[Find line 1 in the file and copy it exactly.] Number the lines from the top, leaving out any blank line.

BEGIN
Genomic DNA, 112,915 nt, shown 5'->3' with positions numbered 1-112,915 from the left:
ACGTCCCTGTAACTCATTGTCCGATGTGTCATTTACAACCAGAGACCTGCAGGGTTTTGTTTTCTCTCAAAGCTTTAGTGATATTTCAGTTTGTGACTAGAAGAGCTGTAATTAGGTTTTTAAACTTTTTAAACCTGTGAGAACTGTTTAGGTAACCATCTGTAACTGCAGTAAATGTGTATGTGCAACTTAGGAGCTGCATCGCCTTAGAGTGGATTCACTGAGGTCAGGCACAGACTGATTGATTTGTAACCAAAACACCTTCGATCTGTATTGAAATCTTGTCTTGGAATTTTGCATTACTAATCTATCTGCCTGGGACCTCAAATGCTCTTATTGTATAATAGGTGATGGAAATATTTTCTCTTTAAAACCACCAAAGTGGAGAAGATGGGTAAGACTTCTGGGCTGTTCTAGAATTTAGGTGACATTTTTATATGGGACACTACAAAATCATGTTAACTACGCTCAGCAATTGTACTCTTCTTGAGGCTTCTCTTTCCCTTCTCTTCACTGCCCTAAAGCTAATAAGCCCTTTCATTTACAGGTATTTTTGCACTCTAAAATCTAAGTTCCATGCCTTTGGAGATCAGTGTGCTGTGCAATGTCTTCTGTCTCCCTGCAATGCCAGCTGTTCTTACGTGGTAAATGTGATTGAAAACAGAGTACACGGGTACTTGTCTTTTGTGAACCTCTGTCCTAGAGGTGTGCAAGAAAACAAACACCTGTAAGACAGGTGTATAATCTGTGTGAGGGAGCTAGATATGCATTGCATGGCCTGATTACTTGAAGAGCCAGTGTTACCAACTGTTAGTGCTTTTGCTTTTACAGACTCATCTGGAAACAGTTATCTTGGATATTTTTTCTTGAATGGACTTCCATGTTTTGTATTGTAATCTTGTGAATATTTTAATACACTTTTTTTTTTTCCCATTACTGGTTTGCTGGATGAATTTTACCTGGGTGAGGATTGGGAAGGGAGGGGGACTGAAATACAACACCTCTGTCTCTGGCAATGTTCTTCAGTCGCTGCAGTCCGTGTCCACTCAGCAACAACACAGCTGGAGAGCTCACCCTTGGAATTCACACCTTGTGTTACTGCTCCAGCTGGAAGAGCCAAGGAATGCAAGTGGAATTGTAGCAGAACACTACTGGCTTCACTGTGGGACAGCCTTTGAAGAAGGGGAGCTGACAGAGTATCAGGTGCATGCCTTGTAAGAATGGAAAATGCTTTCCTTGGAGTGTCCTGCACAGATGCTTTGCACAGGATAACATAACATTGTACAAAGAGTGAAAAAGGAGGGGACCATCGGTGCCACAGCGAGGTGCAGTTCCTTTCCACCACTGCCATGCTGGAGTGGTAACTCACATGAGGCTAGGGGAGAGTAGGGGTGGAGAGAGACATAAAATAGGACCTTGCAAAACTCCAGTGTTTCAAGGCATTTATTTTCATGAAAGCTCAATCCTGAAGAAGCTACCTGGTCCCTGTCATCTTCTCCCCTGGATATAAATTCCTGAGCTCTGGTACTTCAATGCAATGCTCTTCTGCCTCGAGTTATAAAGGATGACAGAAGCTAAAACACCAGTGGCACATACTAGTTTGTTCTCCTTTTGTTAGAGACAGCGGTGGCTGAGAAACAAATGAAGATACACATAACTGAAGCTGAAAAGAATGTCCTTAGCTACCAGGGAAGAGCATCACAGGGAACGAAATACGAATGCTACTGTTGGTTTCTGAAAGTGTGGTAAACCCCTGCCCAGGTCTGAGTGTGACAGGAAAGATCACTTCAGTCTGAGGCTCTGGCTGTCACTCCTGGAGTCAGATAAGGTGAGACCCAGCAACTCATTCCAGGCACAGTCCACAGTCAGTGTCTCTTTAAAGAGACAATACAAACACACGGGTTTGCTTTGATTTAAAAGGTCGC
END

Genomic DNA, 112,915 nt, shown 5'->3' with positions numbered 1-112,915 from the left: